People here have come together to try to find an 11-year-old boy missing since September, with two important exceptions: his father, and the father’s live-in girlfriend.
A community search and a candlelight vigil for Richard “Cody” Haynes Jr. took place without Richard “Rick” Haynes and Marla Jaye Harding, who have retained a lawyer and refuse to talk formally with investigators.
“Their behavior is definitely curious,” Kittitas Police Chief Steve Dunnagan told The Spokesman-Review in Spokane. “It does make us ask, ’Why does he have to have an attorney to help us find his son?”’
Dunnagan, who leads a two-member force in this central Washington town of about 1,100, said police “don’t have squat” in the search for Cody, who was last seen Sept. 11 at his family’s home in an old, two-story apartment.
After dinner, he and Harding argued. The boy refused to put leftovers away and do the dishes. As discipline, he was ordered to sit in the kitchen until almost midnight, when he was sent to a second-floor bedroom, the chief said. His four sisters were told to stay away from their brother’s room.
“About 2:30 a.m., Mr. Haynes told us he left the home to go looking for car parts,” the chief said. The 43-year-old Haynes is a tow-truck operator in Ellensburg who is restoring a 1954 Kaiser, the newspaper said.
No private interview
In preliminary discussions, the chief said, Haynes told investigators that he drove hundreds of miles before returning home about 4 p.m. Sunday. He reported the boy missing two hours later.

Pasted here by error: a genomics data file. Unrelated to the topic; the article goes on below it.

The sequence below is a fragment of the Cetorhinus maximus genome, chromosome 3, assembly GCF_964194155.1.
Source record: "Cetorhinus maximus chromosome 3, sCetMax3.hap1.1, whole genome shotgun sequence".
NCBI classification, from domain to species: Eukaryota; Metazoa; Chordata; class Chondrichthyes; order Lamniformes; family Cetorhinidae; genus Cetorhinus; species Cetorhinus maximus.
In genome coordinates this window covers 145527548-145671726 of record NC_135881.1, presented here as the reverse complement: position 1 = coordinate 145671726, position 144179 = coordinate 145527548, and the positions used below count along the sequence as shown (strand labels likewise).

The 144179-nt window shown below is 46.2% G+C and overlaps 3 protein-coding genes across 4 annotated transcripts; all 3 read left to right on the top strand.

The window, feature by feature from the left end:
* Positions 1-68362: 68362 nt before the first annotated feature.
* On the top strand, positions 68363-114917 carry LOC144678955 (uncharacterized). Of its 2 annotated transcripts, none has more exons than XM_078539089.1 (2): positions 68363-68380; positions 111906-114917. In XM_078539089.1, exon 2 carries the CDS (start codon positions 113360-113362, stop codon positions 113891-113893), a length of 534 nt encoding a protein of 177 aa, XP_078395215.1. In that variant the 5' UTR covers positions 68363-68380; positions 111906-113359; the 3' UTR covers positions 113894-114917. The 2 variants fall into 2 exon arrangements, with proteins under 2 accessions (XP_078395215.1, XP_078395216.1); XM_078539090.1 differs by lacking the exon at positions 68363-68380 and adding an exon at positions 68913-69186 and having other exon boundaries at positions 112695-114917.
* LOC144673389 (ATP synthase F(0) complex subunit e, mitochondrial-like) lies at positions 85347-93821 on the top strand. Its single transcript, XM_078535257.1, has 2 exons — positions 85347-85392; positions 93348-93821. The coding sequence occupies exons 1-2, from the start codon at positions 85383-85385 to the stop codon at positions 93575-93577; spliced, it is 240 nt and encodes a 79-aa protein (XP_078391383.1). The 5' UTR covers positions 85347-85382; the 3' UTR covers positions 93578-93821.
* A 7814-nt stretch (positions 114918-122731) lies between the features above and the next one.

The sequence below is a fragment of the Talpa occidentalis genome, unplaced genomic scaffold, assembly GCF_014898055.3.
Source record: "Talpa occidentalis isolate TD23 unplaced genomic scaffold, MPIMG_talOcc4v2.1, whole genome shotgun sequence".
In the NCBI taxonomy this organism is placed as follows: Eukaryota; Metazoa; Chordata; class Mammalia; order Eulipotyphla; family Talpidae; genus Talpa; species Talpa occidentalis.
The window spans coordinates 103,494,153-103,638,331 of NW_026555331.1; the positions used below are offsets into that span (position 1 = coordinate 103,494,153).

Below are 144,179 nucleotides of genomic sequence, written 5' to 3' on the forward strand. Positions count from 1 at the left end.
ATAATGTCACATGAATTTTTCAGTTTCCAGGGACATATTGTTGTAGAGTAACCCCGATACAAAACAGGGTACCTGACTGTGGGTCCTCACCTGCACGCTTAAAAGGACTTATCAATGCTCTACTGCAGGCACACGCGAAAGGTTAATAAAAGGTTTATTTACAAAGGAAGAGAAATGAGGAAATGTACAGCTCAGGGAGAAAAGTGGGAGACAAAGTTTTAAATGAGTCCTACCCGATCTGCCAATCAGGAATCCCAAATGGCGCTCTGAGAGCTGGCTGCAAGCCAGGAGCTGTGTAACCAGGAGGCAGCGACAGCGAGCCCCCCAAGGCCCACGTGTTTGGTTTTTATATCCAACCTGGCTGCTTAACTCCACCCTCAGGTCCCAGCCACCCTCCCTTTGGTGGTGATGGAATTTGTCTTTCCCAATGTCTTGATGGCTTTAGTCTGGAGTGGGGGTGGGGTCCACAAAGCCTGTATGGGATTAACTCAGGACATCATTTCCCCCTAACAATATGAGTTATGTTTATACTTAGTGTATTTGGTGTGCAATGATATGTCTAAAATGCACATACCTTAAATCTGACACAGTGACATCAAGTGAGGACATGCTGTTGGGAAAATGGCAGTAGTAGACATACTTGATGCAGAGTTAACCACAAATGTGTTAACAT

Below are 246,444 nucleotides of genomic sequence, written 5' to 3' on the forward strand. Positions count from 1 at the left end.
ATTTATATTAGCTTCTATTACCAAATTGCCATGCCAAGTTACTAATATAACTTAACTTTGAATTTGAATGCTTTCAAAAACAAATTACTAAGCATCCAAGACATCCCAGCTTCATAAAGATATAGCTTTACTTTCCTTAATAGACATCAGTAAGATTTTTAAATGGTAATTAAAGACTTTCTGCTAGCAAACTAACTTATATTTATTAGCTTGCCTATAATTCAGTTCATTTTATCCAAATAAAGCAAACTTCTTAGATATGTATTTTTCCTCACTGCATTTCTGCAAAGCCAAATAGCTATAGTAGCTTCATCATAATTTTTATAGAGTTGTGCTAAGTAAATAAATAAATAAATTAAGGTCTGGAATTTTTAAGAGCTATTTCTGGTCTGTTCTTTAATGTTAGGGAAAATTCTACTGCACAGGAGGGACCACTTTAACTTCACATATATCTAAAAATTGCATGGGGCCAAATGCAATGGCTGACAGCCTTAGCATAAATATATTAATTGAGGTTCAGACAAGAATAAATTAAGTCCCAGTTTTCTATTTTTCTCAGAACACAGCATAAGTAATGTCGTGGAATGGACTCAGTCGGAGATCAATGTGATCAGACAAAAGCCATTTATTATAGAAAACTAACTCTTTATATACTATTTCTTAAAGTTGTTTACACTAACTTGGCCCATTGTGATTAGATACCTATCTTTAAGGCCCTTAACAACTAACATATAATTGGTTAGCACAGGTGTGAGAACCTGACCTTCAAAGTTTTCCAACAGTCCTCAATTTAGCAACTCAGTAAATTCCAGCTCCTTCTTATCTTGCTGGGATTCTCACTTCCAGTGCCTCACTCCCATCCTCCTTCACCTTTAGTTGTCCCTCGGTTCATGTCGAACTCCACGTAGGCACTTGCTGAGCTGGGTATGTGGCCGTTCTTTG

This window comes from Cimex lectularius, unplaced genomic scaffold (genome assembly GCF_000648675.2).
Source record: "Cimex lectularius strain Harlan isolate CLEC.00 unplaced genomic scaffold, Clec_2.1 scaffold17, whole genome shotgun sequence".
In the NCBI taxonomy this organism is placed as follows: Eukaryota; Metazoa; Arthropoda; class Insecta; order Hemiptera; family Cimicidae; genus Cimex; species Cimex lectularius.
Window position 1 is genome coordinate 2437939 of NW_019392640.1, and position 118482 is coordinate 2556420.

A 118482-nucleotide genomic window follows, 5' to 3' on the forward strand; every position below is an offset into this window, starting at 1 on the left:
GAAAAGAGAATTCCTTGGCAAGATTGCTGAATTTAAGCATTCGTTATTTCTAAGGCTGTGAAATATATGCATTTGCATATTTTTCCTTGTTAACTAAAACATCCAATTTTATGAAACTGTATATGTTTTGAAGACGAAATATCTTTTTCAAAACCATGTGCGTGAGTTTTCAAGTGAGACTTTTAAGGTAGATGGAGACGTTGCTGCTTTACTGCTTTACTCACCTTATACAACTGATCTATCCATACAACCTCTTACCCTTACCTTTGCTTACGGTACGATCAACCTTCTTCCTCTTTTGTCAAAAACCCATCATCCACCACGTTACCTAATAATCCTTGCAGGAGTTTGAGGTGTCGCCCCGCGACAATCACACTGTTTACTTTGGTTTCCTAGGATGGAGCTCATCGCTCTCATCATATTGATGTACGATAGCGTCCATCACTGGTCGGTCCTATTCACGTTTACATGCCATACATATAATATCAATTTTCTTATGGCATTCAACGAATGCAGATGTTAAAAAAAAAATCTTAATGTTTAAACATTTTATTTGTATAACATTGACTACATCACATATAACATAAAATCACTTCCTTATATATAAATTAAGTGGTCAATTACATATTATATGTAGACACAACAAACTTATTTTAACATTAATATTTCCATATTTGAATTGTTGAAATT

The chief visited the home Sept. 17 but Harding, 39, told him he could not question the girls, the newspaper said. He made a referral for suspected child abuse to Child Protective Services and state workers removed the four girls from the home Sept. 21, the newspaper said.
On Oct. 22, the chief and a detective asked for a formal interview with Haynes. He and Harding went to the police station but when the chief asked for a private interview with Haynes, Harding objected, Dunnagan said.
“At that point, they ’lawyered up’ and said they weren’t talking anymore,” the chief said.
Haynes told The Spokesman-Review he would not discuss his son’s disappearance without his attorney present.
“I’m not interested in talking about it. I’m not talking without my attorney present. No way,” he said.
Asked if it was possible that his son was dead, Haynes said, “Oh, no, not a chance. He’s not dead. He’s not dead.”
Haynes, whose phone number is unpublished, and Harding could not be reached for comment Saturday by The Associated Press.
The police chief said the boy’s mother has served prison time in Florida for child abuse and can’t legally have contact with Cody, but she has been eliminated as a suspect.
Cody’s disappearance is now posted on the Web site of the National Center for Missing and Exploited Children. The chief said he would welcome any help the public can provide.
“It’s a small town,” Dunnagan said. “We don’t have this kind of thing happen here — ever.”